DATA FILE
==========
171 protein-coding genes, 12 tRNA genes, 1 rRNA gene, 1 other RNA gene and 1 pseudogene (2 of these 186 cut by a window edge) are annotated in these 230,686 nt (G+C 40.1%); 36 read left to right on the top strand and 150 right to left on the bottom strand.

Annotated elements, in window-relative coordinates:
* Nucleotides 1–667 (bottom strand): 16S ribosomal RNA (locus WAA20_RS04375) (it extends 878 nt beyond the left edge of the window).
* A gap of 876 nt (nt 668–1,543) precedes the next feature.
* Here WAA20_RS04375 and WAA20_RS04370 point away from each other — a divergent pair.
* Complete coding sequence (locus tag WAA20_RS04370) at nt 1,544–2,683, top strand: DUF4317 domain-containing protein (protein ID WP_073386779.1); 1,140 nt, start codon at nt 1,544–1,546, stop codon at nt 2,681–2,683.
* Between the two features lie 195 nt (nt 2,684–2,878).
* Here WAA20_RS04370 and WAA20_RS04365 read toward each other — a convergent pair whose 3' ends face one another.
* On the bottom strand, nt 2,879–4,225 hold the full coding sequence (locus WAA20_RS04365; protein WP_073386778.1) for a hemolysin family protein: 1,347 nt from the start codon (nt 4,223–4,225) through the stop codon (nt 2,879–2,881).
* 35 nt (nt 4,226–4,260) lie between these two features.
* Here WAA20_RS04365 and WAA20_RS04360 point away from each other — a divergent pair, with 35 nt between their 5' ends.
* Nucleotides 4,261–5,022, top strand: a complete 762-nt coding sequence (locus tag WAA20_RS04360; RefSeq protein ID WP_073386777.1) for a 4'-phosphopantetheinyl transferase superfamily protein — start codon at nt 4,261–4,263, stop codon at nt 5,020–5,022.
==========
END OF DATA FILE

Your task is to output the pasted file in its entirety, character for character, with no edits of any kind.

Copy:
171 protein-coding genes, 12 tRNA genes, 1 rRNA gene, 1 other RNA gene and 1 pseudogene (2 of these 186 cut by a window edge) are annotated in these 230,686 nt (G+C 40.1%); 36 read left to right on the top strand and 150 right to left on the bottom strand.

Annotated elements, in window-relative coordinates:
* Nucleotides 1–667 (bottom strand): 16S ribosomal RNA (locus WAA20_RS04375) (it extends 878 nt beyond the left edge of the window).
* A gap of 876 nt (nt 668–1,543) precedes the next feature.
* Here WAA20_RS04375 and WAA20_RS04370 point away from each other — a divergent pair.
* Complete coding sequence (locus tag WAA20_RS04370) at nt 1,544–2,683, top strand: DUF4317 domain-containing protein (protein ID WP_073386779.1); 1,140 nt, start codon at nt 1,544–1,546, stop codon at nt 2,681–2,683.
* Between the two features lie 195 nt (nt 2,684–2,878).
* Here WAA20_RS04370 and WAA20_RS04365 read toward each other — a convergent pair whose 3' ends face one another.
* On the bottom strand, nt 2,879–4,225 hold the full coding sequence (locus WAA20_RS04365; protein WP_073386778.1) for a hemolysin family protein: 1,347 nt from the start codon (nt 4,223–4,225) through the stop codon (nt 2,879–2,881).
* 35 nt (nt 4,226–4,260) lie between these two features.
* Here WAA20_RS04365 and WAA20_RS04360 point away from each other — a divergent pair, with 35 nt between their 5' ends.
* Nucleotides 4,261–5,022, top strand: a complete 762-nt coding sequence (locus tag WAA20_RS04360; RefSeq protein ID WP_073386777.1) for a 4'-phosphopantetheinyl transferase superfamily protein — start codon at nt 4,261–4,263, stop codon at nt 5,020–5,022.